Husky spill in NL: Offshore petroleum boards prove themselves ill-equipped again

Summary:

  • Husky spilled a lot of oil offshore Newfoundland that will never be recovered.
  • There is a clear failure in regulation of offshore drilling; even the government of Newfoundland and Labrador admitted that following the spill.
  • This spill, caused by a company cutting corners in favour of profits and a regulatory system unable to enforce regulation that could keep people and fisheries safe, demonstrates that profits are being prioritized over people and the environment.

On November 16th, Husky Energy spilled 250,000 litres of oil 350 km offshore Newfoundland and Labrador - the largest offshore oil spill in Canada’s history. The sea state conditions included 8.4m (28ft) waves, which made it not only impossible to get to the source of the leak (a subsea connector), but also impossible to contain the spill on the surface. Over two weeks on, it has been deemed “impossible to clean up”. 


Location of White Rose field. photo cred: NL government

The sea state offshore NL at the time Husky decided to attempt to restart operations after a major storm that saw the biggest waves in recent memory. photo cred: The Province

Husky's SeaRose FPSO. photo cred: The Telegram

Husky already holds the record for largest onshore spill in Canada. Their pipeline in Saskatchewan buckled in July 2016, spilling 225,000 litres of crude oil which poured in and around the North Saskatchewan River. An investigation resulted in 10 charges being laid against Husky Energy, including up to a possible $1-million fine.

Husky’s oil refinery in Superior Wisconsin experienced explosions and fires earlier this year, resulting in 11 injuries and a mandatory evacuation of the city.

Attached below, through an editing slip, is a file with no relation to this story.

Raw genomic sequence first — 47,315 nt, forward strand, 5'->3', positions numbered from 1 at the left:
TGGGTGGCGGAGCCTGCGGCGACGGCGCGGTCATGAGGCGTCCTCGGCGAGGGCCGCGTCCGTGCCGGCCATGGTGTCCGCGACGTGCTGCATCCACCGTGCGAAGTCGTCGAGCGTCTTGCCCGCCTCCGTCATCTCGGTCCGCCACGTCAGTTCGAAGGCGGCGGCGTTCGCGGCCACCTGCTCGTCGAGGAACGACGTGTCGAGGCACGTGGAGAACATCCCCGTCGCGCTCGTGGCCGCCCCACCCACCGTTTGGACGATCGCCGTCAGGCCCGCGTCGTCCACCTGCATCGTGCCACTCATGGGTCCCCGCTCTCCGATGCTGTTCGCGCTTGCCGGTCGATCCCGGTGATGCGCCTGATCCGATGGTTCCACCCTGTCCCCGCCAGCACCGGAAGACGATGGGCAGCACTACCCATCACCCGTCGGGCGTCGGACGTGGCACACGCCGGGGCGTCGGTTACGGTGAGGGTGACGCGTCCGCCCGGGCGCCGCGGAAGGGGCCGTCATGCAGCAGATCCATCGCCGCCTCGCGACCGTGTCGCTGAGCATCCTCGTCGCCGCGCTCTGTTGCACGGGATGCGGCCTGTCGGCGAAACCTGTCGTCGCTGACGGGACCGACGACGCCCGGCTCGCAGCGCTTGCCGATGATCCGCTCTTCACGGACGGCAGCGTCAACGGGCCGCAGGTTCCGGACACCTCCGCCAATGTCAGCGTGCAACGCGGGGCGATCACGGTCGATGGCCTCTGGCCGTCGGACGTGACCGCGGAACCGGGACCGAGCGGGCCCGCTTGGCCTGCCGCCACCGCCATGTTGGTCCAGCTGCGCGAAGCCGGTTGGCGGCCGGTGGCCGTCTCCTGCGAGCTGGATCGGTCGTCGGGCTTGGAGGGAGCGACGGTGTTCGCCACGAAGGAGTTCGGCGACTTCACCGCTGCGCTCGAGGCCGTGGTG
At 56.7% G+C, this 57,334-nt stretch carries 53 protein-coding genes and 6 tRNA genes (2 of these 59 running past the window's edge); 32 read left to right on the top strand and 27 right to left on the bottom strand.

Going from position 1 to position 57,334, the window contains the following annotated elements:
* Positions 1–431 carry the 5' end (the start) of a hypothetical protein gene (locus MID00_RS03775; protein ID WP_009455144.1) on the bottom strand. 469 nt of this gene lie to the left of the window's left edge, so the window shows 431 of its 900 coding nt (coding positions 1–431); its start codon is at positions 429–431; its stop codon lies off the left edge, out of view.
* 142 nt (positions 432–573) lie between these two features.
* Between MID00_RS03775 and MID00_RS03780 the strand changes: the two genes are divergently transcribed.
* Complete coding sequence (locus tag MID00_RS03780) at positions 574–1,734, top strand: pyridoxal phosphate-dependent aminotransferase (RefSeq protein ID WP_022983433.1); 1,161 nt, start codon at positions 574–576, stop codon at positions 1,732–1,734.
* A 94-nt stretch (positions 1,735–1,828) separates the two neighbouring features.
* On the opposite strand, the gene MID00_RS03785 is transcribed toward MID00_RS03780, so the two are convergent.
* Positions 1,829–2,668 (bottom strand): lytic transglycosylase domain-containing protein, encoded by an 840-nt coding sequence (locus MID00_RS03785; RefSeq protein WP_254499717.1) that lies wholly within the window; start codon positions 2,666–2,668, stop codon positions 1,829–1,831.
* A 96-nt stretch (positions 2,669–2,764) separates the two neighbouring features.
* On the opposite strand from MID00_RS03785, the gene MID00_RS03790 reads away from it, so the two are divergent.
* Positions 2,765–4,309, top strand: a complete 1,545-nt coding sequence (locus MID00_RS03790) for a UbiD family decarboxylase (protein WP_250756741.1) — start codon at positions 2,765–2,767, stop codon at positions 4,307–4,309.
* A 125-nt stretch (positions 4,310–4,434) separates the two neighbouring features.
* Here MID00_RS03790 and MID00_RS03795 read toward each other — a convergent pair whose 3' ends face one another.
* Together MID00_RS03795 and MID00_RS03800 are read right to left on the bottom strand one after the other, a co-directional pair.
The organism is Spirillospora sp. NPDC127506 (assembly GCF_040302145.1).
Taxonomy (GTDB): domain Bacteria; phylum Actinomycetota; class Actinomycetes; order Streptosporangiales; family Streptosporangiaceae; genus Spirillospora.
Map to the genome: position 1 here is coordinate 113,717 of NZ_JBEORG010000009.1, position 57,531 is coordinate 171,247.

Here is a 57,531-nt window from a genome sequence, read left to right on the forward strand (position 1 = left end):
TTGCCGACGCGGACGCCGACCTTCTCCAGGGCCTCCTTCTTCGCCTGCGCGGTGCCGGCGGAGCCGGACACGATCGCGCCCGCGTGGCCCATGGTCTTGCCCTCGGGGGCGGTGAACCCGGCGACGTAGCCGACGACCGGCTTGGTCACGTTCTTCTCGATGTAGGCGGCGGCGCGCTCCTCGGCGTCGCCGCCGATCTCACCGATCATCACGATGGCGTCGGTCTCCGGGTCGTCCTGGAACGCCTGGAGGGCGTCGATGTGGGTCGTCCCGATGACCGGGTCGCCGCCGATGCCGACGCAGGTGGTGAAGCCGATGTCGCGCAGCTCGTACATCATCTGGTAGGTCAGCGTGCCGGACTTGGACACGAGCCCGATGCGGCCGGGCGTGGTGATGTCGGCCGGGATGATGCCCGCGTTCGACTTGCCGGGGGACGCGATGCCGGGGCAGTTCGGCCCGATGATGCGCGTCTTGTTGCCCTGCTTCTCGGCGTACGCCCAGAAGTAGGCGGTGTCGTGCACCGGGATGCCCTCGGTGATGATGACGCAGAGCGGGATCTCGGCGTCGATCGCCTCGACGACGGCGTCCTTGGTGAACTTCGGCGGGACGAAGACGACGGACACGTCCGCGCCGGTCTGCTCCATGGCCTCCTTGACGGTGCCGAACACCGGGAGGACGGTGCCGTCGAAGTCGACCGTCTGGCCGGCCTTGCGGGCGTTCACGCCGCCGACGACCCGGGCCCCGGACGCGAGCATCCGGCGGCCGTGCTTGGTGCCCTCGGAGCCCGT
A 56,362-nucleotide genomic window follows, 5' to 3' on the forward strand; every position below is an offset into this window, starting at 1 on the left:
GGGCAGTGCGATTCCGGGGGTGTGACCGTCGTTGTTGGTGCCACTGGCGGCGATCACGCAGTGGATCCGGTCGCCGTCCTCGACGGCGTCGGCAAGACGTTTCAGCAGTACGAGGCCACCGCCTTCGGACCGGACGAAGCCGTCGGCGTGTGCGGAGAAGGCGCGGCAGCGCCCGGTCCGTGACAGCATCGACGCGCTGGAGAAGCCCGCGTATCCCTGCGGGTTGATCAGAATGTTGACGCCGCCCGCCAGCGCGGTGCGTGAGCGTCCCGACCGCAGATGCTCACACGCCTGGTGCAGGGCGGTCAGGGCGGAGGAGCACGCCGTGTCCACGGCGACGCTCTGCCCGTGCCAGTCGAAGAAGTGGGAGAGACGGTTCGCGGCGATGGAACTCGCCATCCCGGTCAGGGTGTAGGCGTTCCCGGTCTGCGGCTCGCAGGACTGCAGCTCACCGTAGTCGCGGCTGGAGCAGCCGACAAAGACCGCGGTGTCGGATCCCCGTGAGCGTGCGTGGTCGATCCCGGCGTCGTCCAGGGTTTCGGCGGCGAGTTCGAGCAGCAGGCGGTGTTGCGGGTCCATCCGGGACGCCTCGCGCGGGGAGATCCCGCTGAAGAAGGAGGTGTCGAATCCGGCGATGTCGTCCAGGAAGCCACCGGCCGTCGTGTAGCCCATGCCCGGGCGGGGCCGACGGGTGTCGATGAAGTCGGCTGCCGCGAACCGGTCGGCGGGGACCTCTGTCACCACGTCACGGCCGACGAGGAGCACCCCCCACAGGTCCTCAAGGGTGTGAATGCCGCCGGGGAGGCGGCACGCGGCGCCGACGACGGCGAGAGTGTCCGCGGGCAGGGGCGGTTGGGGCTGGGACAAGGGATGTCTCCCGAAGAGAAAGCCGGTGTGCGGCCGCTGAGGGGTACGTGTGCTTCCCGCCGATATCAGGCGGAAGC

Beyond Husky’s track record, plans were announced in July to start deepwater exploration offshore Newfoundland in the Bay du Nord area of the Flemish Pass (550 km from St. John’s) in 2020. Bay du Nord is known for its strong currents and unpredictable nature, and the proposal by Equinor includes an emergency response with a capping operation to take 36 days (this is a conservative estimate and includes getting the capping stack onsite, installation and operations). Their capping stack plan is of concern for Newfoundlanders and Labradorians, and as shown in a Council of Canadians-sanctioned poll, 90% of Nova Scotians support a requirement to have a capping stack within 24 hr transport of offshore drilling sites.

But back to their most recent major spill: Everyone is jumping on the ‘incident review’ bandwagon, from the Feds (via a statement from Natural Resources Canada) to the Province (via Natural Resources Minister Sioban Coady) to the Canada-Newfoundland and Labrador Offshore Petroleum Board (CNLOPB). No one would argue that investigations are important to ensuring this will never happen again, but let’s talk about the regulatory conditions that allowed this major spill to take place.


An underwater connector like this one is blamed for the leak and resulting spill. photo cred: The Telegram